The federal Office of Management and Budget has rejected a special $642,731 reimbursement sought by the District of Columbia to pay the cost of Pope John Paul II's visit here, forcing the financially strapped city to pick up the bill itself.

Mayor Marion Barry disclosed the OMB decision in a letter delivered yesterday to the City Council. Barry said he plans to delay a $2 million payment to the U.S. Bureau of Prisons and expects instead to spend the money to meet other expenses, including overtime pay for police called to duty for the papal visit last Oct. 5-7.

Barry's letter accompanied a revised version of his proposed request to Congress for a supplemental appropriation of $62 million for the current 1980 fiscal year. If granted, that supplement would push the total 1980 federal payment to the city to $300 million, the maximum allowed under the city's charter. The council must first approve the request before it is sent to OMB and then to Congress.

The request for supplemental funds is a key part of Barry's program to avert a deficit projected as high as $172 million. Barry also has announced $23 million in cutbacks in city operations and a plan to increase taxes and fees by $24 million this fiscal year.

Barry submitted his supplemental proposals as he prepared to testify today before the House District Appropriations subcommittee in his first public appearance on Capitol Hill since the city's financial crisis came to light in January. His testimony will deal chiefly with the budget of fiscal 1981, which starts Oct. 1, but the city's current problems seem sure to come up.

The mayor's proposed changes in this year's supplemental appropriations arrived as the City Council, sitting as a budget committee, was preparing to vote on the original version proposed by Barry on March 6. The last-minute change angered some council members, with Jerry A. Moore Jr. (R-At Large) accusing the mayor of dealing with the budget in a piece-meal manner.

In the total dollar amounts, Barry's two versions of the supplemental are identical, but the decision to delay the $2 million payment to the Bureau of Prisons for housing District prisoners until after Oct. 1 permitted the mayor to propose the use of those funds for other city operations that are caught in the budget squeeze.

Amoung the funds that Barry wants Congress to appropriate as part of the remaining federal payment is $362,000 to pay some of the expense of police overtime at the papal visit. The police department and other agencies would be forced to absorb the remaining $280,000 from money already appropriated to them.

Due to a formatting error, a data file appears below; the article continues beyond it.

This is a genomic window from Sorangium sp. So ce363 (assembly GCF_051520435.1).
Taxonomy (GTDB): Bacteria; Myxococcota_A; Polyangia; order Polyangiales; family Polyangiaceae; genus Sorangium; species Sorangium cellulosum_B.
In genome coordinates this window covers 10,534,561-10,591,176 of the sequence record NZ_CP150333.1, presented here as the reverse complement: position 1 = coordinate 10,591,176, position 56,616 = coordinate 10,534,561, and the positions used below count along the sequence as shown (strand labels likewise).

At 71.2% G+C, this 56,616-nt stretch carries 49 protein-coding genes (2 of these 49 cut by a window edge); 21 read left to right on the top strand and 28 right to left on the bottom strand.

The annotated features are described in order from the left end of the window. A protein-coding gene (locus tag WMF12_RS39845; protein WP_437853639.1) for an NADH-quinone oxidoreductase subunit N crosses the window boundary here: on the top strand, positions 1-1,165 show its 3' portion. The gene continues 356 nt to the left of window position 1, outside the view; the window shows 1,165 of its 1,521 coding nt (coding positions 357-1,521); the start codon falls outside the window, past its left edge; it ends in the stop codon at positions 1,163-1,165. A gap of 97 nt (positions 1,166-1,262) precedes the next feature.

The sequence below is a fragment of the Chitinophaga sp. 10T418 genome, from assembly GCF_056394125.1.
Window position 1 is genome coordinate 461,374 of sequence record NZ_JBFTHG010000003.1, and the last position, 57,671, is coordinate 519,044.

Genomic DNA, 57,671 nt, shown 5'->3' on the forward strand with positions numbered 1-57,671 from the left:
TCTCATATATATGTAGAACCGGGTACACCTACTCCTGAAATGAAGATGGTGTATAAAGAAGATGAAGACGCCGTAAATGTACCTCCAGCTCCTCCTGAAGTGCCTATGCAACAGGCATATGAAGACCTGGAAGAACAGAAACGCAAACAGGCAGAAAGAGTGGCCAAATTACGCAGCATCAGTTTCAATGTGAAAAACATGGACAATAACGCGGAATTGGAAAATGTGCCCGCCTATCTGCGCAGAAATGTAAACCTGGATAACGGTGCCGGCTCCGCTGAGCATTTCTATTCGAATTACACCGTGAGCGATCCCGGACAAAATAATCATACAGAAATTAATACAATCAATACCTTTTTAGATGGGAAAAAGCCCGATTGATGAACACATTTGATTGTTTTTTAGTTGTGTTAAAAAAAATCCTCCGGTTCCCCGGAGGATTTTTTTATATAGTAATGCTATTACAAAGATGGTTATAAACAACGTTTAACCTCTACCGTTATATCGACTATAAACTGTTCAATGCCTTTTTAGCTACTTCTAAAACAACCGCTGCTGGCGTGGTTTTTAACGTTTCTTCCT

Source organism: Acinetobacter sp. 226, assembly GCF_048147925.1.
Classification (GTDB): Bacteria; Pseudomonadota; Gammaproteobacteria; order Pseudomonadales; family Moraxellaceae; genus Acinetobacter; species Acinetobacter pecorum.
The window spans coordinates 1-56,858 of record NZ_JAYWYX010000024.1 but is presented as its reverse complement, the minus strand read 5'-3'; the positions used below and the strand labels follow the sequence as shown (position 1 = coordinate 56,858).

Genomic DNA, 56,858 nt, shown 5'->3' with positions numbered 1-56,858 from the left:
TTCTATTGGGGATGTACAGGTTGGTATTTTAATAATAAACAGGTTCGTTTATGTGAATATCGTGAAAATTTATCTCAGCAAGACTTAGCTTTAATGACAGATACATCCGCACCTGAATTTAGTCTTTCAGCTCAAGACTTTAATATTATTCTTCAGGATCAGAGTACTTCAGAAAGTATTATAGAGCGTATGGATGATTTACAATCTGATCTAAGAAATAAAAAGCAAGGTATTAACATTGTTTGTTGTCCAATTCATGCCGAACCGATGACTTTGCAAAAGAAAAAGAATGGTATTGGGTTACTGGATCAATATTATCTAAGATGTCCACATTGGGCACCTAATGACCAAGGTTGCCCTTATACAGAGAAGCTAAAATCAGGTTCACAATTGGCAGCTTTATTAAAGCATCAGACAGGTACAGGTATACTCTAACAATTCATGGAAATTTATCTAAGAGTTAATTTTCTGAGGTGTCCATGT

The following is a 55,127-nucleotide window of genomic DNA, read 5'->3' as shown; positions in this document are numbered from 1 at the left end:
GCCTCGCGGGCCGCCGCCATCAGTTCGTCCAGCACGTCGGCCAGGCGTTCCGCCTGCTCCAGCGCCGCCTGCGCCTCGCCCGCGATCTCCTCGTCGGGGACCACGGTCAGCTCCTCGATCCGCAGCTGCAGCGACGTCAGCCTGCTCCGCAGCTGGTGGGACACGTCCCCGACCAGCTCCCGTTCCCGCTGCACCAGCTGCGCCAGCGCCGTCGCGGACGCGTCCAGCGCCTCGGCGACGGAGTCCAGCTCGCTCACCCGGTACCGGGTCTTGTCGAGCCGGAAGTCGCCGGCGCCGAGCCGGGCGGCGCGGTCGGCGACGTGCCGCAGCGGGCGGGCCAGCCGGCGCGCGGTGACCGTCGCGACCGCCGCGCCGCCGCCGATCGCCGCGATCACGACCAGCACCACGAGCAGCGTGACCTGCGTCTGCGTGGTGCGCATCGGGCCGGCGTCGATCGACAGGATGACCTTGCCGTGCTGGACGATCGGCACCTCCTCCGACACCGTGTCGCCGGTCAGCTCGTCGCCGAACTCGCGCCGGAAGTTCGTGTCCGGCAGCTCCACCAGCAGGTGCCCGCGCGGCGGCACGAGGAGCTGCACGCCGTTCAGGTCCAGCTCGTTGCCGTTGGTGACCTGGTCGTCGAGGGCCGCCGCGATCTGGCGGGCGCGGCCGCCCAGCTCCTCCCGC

Under the congressionally enacted Home Rule Act, the U.S. government is directed to reimburse the city "for necessary expenses incurred by the District in connection with assemblatures . . . which relate primarily to the federal government." Such payments are in addition to the regular federal payment.

Barry said the city thought the pope's visit should qualify, but OMB officials sent word last week that "they would not entertain a request" for such funds.

D.C. Budget Director Gladys Mack said the city also dropped a related request for $86,000 to pay the costs, mainly of police overtime, in dealing with a demonstration Dec. 1 by Iranian students seeking a return of the deposed shah to Iran.

The mayor also requested $683,000 for pay raises that the Corrections Department cannot absorb in its budget. Mack said this would make no change in the requirement that the department lay off 360 employes as an economy move. i

At yesterday's meeting, the council members voted preliminary approval of Barry's first version of the supplemental request after making some changes in the distribution of the funds while keeping the dollar total unchanged. The council will consider both versions when it meets tomorrow for a final vote.

A controversy erupted yesterday over Barry's proposal to ask Congress to ratify a $6.1 million reduction in the current school board budget as part of his cost-cutting program.

Hilda Mason (Statehood-At Large), a former school board member, moved to take that reduction out of the pending bill. Lost 10 to 3, with her only support coming from Betty Ann Kane (D-At Large), also a former school board member, and Wilhelmina J. Rolark (D-Ward 8).

Both Barry's and the council's revised version of the supplemental bill provide, in procedurally different ways, for $4.1 million to pay for wage increases already granted to school employes. The council version added $815,000 to provide tuition grants for special education of handicapped pupils. $8

The council approved a proposal by its Human Services Commission to shift $1.3 million into the city's general public assistance program, reducing the Department of Human Services oil-heating budget by a like amount. It also approved a proposal by the Judiciary Committee to reduce by $140,000 the police department's request for a $400,000 supplemental outlay for gasoline.